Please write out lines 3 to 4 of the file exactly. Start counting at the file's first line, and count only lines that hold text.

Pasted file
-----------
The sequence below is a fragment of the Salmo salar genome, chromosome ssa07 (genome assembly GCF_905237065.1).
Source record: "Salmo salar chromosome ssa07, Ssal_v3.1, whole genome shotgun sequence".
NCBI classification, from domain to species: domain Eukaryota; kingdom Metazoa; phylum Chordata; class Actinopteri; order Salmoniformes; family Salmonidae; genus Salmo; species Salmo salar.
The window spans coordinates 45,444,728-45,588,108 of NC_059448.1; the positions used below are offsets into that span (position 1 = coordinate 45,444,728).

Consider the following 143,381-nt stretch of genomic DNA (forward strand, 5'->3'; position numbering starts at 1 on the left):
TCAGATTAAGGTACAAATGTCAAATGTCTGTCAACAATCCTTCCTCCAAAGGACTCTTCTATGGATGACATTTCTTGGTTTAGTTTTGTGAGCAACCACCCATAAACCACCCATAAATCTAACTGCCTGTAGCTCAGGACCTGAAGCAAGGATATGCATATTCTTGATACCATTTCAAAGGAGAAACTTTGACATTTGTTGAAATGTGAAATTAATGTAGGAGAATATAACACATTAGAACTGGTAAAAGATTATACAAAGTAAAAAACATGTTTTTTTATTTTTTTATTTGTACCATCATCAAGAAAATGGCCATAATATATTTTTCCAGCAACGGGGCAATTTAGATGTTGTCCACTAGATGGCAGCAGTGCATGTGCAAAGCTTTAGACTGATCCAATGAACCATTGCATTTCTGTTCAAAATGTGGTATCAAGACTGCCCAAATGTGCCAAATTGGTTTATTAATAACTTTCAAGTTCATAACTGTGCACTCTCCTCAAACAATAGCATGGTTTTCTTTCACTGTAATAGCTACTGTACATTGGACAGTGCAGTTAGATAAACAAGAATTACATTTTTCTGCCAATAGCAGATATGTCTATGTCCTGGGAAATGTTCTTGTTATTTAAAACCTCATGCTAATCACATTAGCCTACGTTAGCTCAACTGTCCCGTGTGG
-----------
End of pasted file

NCBI classification, from domain to species: domain Eukaryota; kingdom Metazoa; phylum Chordata; class Actinopteri; order Salmoniformes; family Salmonidae; genus Salmo; species Salmo salar.
The window spans coordinates 45,444,728-45,588,108 of NC_059448.1; the positions used below are offsets into that span (position 1 = coordinate 45,444,728).